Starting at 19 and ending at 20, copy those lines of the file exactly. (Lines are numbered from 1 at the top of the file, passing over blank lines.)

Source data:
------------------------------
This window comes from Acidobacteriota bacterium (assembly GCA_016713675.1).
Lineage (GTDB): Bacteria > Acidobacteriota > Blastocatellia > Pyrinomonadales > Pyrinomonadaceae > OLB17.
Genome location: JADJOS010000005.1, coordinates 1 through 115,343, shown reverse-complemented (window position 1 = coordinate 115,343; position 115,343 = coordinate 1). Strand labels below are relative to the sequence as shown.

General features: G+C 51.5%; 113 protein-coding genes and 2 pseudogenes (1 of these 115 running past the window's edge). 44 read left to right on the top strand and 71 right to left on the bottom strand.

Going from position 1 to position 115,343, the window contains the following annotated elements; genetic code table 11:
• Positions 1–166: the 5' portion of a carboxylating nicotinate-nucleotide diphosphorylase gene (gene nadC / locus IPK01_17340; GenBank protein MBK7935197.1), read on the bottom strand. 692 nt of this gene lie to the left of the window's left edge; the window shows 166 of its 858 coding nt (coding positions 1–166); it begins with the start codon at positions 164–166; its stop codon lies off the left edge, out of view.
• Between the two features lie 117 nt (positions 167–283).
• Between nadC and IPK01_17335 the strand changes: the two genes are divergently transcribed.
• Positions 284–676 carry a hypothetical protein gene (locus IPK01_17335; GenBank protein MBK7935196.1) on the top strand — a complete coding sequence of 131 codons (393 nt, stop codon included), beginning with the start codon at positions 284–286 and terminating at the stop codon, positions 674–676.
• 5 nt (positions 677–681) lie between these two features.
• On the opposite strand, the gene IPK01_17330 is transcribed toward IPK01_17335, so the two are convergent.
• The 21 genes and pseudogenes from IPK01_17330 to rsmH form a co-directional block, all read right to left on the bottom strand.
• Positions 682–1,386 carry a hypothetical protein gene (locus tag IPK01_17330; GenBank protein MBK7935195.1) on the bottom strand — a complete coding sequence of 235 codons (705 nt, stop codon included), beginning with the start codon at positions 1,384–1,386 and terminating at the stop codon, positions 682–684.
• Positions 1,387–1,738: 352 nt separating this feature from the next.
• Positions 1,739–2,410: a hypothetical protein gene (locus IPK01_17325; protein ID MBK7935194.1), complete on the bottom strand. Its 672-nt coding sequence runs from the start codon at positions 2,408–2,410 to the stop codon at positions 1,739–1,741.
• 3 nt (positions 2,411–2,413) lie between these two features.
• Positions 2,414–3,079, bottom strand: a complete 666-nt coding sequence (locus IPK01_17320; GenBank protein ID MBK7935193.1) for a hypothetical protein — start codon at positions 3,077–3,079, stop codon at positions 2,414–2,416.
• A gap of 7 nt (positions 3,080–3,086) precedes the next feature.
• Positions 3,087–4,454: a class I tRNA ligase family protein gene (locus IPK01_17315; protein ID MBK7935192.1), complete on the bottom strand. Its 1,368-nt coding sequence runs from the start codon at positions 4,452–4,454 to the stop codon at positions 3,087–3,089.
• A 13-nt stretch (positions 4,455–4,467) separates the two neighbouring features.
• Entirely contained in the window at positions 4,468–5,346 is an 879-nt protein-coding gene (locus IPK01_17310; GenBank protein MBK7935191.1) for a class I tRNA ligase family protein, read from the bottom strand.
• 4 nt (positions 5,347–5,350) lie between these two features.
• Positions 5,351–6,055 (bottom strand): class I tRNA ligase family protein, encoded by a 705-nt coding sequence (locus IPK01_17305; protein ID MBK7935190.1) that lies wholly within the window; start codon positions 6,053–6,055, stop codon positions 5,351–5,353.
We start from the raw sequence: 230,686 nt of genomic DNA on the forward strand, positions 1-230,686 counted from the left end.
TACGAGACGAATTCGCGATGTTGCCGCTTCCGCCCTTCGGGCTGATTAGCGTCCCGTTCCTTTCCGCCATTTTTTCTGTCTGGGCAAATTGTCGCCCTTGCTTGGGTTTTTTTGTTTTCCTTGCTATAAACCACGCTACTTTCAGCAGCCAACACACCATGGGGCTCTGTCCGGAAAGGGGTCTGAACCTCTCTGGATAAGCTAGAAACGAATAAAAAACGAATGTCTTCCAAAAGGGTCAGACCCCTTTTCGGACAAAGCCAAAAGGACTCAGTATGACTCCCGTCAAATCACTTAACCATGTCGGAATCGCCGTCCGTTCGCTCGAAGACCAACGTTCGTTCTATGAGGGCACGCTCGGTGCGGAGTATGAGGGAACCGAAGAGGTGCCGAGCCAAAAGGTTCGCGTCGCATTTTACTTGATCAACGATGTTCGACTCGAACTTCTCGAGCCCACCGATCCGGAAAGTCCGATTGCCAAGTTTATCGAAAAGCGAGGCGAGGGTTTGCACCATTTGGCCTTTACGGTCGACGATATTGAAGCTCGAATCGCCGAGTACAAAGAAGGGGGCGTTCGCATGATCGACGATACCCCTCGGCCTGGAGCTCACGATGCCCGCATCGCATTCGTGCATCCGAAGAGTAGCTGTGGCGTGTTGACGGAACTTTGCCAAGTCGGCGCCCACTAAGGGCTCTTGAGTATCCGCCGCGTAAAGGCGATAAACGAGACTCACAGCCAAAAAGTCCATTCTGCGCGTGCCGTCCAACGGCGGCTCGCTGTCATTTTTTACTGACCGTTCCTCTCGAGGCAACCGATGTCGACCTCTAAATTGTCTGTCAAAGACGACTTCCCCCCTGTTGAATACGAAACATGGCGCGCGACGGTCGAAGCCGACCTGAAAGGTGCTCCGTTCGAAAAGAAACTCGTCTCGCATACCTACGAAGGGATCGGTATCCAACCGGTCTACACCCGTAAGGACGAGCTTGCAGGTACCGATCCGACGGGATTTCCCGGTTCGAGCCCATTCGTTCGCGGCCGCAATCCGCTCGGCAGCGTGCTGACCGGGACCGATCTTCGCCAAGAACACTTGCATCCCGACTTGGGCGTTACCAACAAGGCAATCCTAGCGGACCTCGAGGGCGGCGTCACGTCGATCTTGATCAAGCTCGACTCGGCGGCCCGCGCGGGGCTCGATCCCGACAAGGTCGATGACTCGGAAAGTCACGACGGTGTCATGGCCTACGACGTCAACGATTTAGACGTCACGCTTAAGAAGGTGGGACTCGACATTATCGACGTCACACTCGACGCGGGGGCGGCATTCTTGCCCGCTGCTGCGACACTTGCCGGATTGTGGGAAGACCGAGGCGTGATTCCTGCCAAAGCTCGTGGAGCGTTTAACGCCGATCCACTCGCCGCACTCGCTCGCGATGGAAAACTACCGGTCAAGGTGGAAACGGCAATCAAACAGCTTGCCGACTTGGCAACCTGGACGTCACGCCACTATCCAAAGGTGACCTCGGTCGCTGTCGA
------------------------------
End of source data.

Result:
• Positions 3,087–4,454: a class I tRNA ligase family protein gene (locus IPK01_17315; protein ID MBK7935192.1), complete on the bottom strand. Its 1,368-nt coding sequence runs from the start codon at positions 4,452–4,454 to the stop codon at positions 3,087–3,089.
• A 13-nt stretch (positions 4,455–4,467) separates the two neighbouring features.